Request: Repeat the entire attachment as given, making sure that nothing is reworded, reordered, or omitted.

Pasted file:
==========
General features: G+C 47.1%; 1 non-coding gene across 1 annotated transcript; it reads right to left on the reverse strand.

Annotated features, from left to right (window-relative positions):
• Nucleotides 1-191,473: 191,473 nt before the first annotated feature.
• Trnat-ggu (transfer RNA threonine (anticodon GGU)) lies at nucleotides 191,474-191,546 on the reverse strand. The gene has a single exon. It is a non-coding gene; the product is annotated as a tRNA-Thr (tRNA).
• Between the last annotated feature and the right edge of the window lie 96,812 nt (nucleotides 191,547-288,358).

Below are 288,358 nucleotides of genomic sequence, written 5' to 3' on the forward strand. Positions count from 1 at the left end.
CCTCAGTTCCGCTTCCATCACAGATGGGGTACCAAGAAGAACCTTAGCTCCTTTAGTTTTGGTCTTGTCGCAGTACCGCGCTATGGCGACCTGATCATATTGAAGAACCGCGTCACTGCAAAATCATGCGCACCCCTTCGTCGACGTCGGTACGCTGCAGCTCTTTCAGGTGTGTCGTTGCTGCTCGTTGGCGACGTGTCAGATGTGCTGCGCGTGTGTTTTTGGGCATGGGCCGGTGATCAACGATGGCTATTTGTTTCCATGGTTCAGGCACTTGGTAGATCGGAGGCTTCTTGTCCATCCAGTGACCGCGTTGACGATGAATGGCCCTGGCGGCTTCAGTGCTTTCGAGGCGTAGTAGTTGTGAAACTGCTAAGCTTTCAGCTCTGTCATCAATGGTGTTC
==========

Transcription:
General features: G+C 47.1%; 1 non-coding gene across 1 annotated transcript; it reads right to left on the reverse strand.

Annotated features, from left to right (window-relative positions):
• Nucleotides 1-191,473: 191,473 nt before the first annotated feature.
• Trnat-ggu (transfer RNA threonine (anticodon GGU)) lies at nucleotides 191,474-191,546 on the reverse strand. The gene has a single exon. It is a non-coding gene; the product is annotated as a tRNA-Thr (tRNA).
• Between the last annotated feature and the right edge of the window lie 96,812 nt (nucleotides 191,547-288,358).

Below are 288,358 nucleotides of genomic sequence, written 5' to 3' on the forward strand. Positions count from 1 at the left end.
CCTCAGTTCCGCTTCCATCACAGATGGGGTACCAAGAAGAACCTTAGCTCCTTTAGTTTTGGTCTTGTCGCAGTACCGCGCTATGGCGACCTGATCATATTGAAGAACCGCGTCACTGCAAAATCATGCGCACCCCTTCGTCGACGTCGGTACGCTGCAGCTCTTTCAGGTGTGTCGTTGCTGCTCGTTGGCGACGTGTCAGATGTGCTGCGCGTGTGTTTTTGGGCATGGGCCGGTGATCAACGATGGCTATTTGTTTCCATGGTTCAGGCACTTGGTAGATCGGAGGCTTCTTGTCCATCCAGTGACCGCGTTGACGATGAATGGCCCTGGCGGCTTCAGTGCTTTCGAGGCGTAGTAGTTGTGAAACTGCTAAGCTTTCAGCTCTGTCATCAATGGTGTTC